Flexibility in employment relationships in Germany and eastern Europe
By Filip Hron, Karolina Stawicka, Katarzyna Magnuska, Dr. Martin Nebeling, Dr. Artur-Konrad Wypych, Zoltán Tarján and Karim Laribi
In Europe, the need for flexibility in employment relationships is great — especially since the advent of digitalization. Remote working options in particular have gained popularity in recent years. Offering prospective employees the opportunity to do some of their work remotely is perceived as a way to attract candidates — especially highly-skilled professionals — and as a chance to get an advantage over competitors. The most significant barriers to remote working are legal restrictions and the mentality of employers. Most employers who are reluctant to let their staff work outside the office are afraid of forfeiting supervision over their employees; they doubt remote employees will work at the same level of quality and efficiency as those who can be observed by a manager. In various EU countries, legislation currently does not fully address business needs, therefore changes are required. Although remote working is not yet expressly regulated within these various legal frameworks, an increasing number of companies are introducing internal policies on their own to allow for such an option. To safeguard an employer’s interests and mitigate risks, the introduction of this kind of policy is a must — otherwise the company may face liability for work-related accidents or overtime claims that would be difficult to verify.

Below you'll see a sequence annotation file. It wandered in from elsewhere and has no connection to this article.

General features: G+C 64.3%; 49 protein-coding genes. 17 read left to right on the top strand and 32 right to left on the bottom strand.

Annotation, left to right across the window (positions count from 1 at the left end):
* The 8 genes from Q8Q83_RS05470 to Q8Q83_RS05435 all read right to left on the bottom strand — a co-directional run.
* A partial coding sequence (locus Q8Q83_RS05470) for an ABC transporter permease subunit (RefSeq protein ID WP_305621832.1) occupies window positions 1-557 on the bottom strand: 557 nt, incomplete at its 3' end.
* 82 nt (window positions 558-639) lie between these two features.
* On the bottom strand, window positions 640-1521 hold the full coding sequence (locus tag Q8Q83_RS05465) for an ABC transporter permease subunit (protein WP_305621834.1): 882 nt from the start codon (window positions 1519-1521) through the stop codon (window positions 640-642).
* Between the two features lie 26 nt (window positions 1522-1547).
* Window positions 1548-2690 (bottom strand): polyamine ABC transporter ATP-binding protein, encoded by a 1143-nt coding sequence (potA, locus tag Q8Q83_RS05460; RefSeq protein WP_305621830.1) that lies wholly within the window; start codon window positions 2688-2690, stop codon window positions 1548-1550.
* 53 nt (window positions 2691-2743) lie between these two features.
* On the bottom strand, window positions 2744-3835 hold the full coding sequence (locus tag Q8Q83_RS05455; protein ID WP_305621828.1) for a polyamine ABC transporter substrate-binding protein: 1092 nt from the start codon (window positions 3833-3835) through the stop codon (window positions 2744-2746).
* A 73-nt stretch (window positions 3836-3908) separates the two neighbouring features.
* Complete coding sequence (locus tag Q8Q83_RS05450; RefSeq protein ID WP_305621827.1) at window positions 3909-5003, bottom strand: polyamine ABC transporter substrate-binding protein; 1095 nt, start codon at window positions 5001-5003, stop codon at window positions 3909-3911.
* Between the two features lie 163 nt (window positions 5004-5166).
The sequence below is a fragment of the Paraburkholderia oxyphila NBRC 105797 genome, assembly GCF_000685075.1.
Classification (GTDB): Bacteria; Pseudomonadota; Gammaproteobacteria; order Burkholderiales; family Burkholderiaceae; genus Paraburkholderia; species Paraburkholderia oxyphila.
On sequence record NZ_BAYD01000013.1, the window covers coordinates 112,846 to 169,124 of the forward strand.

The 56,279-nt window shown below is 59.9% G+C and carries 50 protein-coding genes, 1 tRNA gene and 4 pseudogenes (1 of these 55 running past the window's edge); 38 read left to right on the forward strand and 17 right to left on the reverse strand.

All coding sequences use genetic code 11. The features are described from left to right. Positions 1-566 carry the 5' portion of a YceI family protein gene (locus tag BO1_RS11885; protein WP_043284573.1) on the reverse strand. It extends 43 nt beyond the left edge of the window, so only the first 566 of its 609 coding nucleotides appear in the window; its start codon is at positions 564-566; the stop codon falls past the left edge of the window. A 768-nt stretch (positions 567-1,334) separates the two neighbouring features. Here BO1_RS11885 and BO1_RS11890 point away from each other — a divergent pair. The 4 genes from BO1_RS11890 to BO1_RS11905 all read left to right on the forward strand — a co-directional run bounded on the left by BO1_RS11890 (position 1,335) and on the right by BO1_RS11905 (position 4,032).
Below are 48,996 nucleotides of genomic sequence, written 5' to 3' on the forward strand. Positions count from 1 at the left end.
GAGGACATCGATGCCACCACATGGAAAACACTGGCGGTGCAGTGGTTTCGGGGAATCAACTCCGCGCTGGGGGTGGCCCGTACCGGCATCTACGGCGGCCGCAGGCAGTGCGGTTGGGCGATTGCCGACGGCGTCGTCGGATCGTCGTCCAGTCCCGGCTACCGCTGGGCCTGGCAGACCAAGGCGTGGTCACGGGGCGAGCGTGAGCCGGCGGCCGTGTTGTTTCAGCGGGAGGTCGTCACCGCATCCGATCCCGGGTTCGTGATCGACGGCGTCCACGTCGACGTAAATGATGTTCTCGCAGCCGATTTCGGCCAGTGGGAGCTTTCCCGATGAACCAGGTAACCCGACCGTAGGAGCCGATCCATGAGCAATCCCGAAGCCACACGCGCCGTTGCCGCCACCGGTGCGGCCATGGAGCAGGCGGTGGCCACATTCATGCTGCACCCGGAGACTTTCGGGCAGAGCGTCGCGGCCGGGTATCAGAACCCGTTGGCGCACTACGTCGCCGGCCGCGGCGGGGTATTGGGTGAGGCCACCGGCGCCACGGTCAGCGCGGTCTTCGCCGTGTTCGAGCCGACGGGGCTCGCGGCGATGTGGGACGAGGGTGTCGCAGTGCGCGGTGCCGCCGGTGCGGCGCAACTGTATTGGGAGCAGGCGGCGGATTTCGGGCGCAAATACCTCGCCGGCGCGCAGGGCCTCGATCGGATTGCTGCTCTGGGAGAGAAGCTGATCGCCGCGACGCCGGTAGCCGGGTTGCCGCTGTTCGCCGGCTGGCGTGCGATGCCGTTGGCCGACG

But remote work is only one of the topics within this ongoing discussion. A few other subjects worthy of mention include the possibility for an employee to reduce or increase their working hours for a set period and the measures taken by legislatures to prevent repeated fixed-term contracts. This article should give an overview of current developments in labor law throughout the EU regarding flexible working hours and flexible work models.
Czech Republic: Need for change